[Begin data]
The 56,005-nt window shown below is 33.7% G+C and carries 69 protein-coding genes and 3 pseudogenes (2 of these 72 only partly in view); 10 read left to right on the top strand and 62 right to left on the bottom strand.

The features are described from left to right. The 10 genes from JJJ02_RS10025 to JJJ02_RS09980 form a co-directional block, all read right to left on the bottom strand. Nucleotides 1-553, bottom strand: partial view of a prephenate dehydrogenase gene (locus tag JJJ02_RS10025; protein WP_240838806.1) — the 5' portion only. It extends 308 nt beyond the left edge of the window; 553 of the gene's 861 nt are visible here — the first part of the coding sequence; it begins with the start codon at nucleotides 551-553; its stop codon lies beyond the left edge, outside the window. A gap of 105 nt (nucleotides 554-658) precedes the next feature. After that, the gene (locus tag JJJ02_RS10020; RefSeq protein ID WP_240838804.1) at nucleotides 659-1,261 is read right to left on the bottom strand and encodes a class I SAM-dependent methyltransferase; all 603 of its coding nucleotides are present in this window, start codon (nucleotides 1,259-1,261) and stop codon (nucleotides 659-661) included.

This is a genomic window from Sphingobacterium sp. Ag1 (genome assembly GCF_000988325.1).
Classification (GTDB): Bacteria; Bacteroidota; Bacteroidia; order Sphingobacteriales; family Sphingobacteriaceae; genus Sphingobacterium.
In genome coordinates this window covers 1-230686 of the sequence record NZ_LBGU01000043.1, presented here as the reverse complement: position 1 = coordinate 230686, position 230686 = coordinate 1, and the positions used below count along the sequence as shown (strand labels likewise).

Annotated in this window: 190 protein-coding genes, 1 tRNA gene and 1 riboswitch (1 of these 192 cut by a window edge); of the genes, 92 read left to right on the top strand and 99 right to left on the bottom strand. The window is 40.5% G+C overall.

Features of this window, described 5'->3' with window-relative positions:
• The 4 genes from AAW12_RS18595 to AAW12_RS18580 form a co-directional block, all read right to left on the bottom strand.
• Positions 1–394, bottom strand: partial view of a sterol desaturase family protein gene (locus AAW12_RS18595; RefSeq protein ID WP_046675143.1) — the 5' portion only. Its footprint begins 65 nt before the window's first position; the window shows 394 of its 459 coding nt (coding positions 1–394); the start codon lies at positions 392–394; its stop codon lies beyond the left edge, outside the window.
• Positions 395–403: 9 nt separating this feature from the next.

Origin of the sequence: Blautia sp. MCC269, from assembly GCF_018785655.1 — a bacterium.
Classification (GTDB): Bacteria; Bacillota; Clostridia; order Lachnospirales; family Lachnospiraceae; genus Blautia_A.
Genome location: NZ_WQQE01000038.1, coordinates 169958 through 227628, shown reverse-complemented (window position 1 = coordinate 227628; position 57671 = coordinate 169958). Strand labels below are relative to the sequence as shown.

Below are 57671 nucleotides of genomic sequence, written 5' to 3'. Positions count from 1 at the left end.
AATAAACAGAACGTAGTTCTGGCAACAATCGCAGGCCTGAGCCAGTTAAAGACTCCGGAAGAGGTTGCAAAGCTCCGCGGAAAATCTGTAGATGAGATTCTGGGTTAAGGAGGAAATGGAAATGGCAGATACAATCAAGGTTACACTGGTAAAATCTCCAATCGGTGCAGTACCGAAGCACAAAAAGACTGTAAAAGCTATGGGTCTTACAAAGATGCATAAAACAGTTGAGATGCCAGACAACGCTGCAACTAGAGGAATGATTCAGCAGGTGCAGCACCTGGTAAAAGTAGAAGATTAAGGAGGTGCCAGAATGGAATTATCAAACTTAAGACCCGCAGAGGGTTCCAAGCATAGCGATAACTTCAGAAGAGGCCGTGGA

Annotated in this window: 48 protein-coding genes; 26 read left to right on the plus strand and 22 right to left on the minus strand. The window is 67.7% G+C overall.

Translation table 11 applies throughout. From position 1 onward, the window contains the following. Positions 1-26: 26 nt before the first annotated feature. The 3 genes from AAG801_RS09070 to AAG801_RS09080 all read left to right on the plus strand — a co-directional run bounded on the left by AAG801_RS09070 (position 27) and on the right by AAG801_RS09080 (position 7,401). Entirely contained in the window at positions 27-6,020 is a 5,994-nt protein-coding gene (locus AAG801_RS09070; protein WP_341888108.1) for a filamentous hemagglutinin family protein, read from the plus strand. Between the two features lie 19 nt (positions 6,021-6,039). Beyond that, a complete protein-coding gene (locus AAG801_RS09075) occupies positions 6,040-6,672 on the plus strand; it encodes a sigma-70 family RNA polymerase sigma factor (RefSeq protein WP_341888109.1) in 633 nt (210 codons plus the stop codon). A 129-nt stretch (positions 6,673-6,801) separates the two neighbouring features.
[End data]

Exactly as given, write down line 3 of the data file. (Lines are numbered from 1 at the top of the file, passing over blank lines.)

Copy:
This is a genomic window from Sphingobacterium sp. Ag1 (genome assembly GCF_000988325.1).